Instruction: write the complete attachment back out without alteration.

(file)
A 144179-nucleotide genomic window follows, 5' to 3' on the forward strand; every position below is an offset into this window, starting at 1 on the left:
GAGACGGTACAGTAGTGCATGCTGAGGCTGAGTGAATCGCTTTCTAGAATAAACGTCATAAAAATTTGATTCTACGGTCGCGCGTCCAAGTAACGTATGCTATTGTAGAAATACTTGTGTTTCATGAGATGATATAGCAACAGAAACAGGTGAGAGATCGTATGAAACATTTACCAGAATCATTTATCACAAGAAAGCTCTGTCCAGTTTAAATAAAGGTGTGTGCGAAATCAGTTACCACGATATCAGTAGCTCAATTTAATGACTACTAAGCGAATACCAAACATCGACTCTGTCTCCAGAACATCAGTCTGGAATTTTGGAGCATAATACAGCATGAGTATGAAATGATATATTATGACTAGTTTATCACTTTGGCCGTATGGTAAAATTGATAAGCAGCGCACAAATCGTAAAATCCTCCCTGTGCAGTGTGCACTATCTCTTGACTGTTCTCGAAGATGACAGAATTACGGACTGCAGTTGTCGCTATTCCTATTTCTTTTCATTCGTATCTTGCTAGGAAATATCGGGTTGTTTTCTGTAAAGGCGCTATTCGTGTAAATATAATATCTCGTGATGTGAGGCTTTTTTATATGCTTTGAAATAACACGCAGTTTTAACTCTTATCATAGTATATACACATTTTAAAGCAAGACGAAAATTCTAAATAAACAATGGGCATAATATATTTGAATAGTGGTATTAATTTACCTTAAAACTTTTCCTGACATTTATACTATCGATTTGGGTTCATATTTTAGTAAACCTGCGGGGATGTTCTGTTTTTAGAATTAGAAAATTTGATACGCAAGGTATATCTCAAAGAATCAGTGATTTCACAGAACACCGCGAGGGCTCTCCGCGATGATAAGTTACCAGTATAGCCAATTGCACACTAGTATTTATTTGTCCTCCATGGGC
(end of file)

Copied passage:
A 144179-nucleotide genomic window follows, 5' to 3' on the forward strand; every position below is an offset into this window, starting at 1 on the left:
GAGACGGTACAGTAGTGCATGCTGAGGCTGAGTGAATCGCTTTCTAGAATAAACGTCATAAAAATTTGATTCTACGGTCGCGCGTCCAAGTAACGTATGCTATTGTAGAAATACTTGTGTTTCATGAGATGATATAGCAACAGAAACAGGTGAGAGATCGTATGAAACATTTACCAGAATCATTTATCACAAGAAAGCTCTGTCCAGTTTAAATAAAGGTGTGTGCGAAATCAGTTACCACGATATCAGTAGCTCAATTTAATGACTACTAAGCGAATACCAAACATCGACTCTGTCTCCAGAACATCAGTCTGGAATTTTGGAGCATAATACAGCATGAGTATGAAATGATATATTATGACTAGTTTATCACTTTGGCCGTATGGTAAAATTGATAAGCAGCGCACAAATCGTAAAATCCTCCCTGTGCAGTGTGCACTATCTCTTGACTGTTCTCGAAGATGACAGAATTACGGACTGCAGTTGTCGCTATTCCTATTTCTTTTCATTCGTATCTTGCTAGGAAATATCGGGTTGTTTTCTGTAAAGGCGCTATTCGTGTAAATATAATATCTCGTGATGTGAGGCTTTTTTATATGCTTTGAAATAACACGCAGTTTTAACTCTTATCATAGTATATACACATTTTAAAGCAAGACGAAAATTCTAAATAAACAATGGGCATAATATATTTGAATAGTGGTATTAATTTACCTTAAAACTTTTCCTGACATTTATACTATCGATTTGGGTTCATATTTTAGTAAACCTGCGGGGATGTTCTGTTTTTAGAATTAGAAAATTTGATACGCAAGGTATATCTCAAAGAATCAGTGATTTCACAGAACACCGCGAGGGCTCTCCGCGATGATAAGTTACCAGTATAGCCAATTGCACACTAGTATTTATTTGTCCTCCATGGGC